Toronto, Ontario – Almost three out of every 10 new-vehicle transactions in Canada included a trade-in, up from about one out of every four compared with the same period last year, according to a survey by J.D. Power and Associates.

The analysis company said that the numbers suggest new-vehicle dealerships are being more aggressive in the assessment and acceptance of trade-in vehicles. The average age of a trade-in this year has been 6.6 years, and with a typical odometer reading of 115,189 kilometres, very similar to last year’s data. About one of every six trades in 2009 has been “upside down,” with the loan payoff amount on the trade exceeding the actual cash value of the trade, the exact proportion as in 2008.

The numbers differ significantly across the four Canadian markets. Owners in Calgary and Edmonton are more likely to keep their vehicles or sell them privately, when compared with Toronto, Montreal and Vancouver. If they do trade them in, they do so after just 5.5 years, sooner than the typical Canadian owner. This results in a lower average odometer reading, and more than twice as many upside-down trades as either Toronto or Vancouver.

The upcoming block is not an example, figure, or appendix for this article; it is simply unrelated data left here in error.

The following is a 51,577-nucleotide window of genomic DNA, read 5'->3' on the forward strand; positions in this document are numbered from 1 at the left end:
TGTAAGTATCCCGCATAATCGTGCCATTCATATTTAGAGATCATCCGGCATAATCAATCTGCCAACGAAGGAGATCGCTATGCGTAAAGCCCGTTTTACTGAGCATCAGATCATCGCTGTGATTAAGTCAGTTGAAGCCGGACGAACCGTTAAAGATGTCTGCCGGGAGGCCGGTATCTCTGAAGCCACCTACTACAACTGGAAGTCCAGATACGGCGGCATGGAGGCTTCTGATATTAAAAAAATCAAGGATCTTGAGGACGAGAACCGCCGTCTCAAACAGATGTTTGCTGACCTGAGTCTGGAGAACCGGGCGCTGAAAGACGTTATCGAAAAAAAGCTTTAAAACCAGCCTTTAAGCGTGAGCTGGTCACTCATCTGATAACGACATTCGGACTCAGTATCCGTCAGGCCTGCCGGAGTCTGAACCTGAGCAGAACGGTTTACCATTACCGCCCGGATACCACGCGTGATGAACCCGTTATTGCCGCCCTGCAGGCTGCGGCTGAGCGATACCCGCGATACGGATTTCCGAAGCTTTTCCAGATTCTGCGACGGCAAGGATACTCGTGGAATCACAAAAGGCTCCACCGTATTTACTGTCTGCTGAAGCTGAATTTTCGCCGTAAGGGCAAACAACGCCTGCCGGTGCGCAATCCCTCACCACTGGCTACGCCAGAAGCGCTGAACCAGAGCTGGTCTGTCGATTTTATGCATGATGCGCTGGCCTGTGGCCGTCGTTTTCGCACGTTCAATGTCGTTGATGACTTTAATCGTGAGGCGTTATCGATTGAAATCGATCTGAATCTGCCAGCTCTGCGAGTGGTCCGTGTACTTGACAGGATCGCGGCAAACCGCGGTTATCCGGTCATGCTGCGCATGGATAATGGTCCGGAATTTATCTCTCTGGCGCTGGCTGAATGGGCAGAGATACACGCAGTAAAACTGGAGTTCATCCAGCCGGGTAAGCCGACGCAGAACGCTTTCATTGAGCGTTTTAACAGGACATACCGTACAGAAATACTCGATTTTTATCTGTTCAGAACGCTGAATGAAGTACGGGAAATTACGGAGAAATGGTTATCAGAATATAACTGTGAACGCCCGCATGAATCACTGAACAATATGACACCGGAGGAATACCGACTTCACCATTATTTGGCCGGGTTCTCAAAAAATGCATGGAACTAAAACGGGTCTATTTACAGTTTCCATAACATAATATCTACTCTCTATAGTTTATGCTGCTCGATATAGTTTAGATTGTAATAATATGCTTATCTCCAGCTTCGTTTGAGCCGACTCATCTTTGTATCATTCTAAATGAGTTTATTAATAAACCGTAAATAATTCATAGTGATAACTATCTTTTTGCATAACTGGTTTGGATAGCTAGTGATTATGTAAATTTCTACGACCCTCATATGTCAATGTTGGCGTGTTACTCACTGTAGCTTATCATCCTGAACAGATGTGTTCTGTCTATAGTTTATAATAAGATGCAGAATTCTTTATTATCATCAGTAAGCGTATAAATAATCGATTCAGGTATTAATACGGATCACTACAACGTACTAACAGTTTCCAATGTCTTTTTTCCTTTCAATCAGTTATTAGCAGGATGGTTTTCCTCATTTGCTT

In Vancouver the situation is reversed, with the percentage of trade-ins higher than the national average. Vancouver owners hold onto their vehicles close to a year longer than the typical Canadian owner, and almost two years longer than in Calgary/Edmonton. The proportion of upside-down trades is also lower.



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